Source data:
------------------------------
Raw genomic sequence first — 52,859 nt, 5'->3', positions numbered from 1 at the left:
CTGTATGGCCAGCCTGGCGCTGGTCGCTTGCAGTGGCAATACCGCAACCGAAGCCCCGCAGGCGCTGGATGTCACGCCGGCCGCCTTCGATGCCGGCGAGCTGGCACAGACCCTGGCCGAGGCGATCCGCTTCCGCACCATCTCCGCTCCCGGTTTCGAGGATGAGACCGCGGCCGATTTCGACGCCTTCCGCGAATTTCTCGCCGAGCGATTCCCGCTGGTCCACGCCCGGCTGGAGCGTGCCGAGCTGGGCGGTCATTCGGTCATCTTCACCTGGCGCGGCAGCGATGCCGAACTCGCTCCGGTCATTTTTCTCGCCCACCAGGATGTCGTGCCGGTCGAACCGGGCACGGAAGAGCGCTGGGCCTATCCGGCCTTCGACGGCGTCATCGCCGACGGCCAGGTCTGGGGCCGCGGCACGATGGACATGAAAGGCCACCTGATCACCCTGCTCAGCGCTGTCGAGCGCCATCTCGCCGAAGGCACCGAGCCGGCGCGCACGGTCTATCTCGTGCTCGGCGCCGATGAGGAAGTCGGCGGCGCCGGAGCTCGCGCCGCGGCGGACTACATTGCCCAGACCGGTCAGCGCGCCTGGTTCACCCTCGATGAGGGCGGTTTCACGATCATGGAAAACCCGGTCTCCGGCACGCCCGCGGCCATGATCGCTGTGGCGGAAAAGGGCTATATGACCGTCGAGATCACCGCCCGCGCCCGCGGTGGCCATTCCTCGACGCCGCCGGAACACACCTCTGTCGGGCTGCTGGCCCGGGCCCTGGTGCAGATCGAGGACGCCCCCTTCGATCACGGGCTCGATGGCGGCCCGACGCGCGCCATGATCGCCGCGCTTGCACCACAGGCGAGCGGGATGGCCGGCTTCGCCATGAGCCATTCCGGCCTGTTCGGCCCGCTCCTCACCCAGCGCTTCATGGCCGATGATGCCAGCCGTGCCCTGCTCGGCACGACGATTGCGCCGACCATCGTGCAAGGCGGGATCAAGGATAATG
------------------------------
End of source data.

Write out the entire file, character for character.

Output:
Raw genomic sequence first — 52,859 nt, 5'->3', positions numbered from 1 at the left:
CTGTATGGCCAGCCTGGCGCTGGTCGCTTGCAGTGGCAATACCGCAACCGAAGCCCCGCAGGCGCTGGATGTCACGCCGGCCGCCTTCGATGCCGGCGAGCTGGCACAGACCCTGGCCGAGGCGATCCGCTTCCGCACCATCTCCGCTCCCGGTTTCGAGGATGAGACCGCGGCCGATTTCGACGCCTTCCGCGAATTTCTCGCCGAGCGATTCCCGCTGGTCCACGCCCGGCTGGAGCGTGCCGAGCTGGGCGGTCATTCGGTCATCTTCACCTGGCGCGGCAGCGATGCCGAACTCGCTCCGGTCATTTTTCTCGCCCACCAGGATGTCGTGCCGGTCGAACCGGGCACGGAAGAGCGCTGGGCCTATCCGGCCTTCGACGGCGTCATCGCCGACGGCCAGGTCTGGGGCCGCGGCACGATGGACATGAAAGGCCACCTGATCACCCTGCTCAGCGCTGTCGAGCGCCATCTCGCCGAAGGCACCGAGCCGGCGCGCACGGTCTATCTCGTGCTCGGCGCCGATGAGGAAGTCGGCGGCGCCGGAGCTCGCGCCGCGGCGGACTACATTGCCCAGACCGGTCAGCGCGCCTGGTTCACCCTCGATGAGGGCGGTTTCACGATCATGGAAAACCCGGTCTCCGGCACGCCCGCGGCCATGATCGCTGTGGCGGAAAAGGGCTATATGACCGTCGAGATCACCGCCCGCGCCCGCGGTGGCCATTCCTCGACGCCGCCGGAACACACCTCTGTCGGGCTGCTGGCCCGGGCCCTGGTGCAGATCGAGGACGCCCCCTTCGATCACGGGCTCGATGGCGGCCCGACGCGCGCCATGATCGCCGCGCTTGCACCACAGGCGAGCGGGATGGCCGGCTTCGCCATGAGCCATTCCGGCCTGTTCGGCCCGCTCCTCACCCAGCGCTTCATGGCCGATGATGCCAGCCGTGCCCTGCTCGGCACGACGATTGCGCCGACCATCGTGCAAGGCGGGATCAAGGATAATG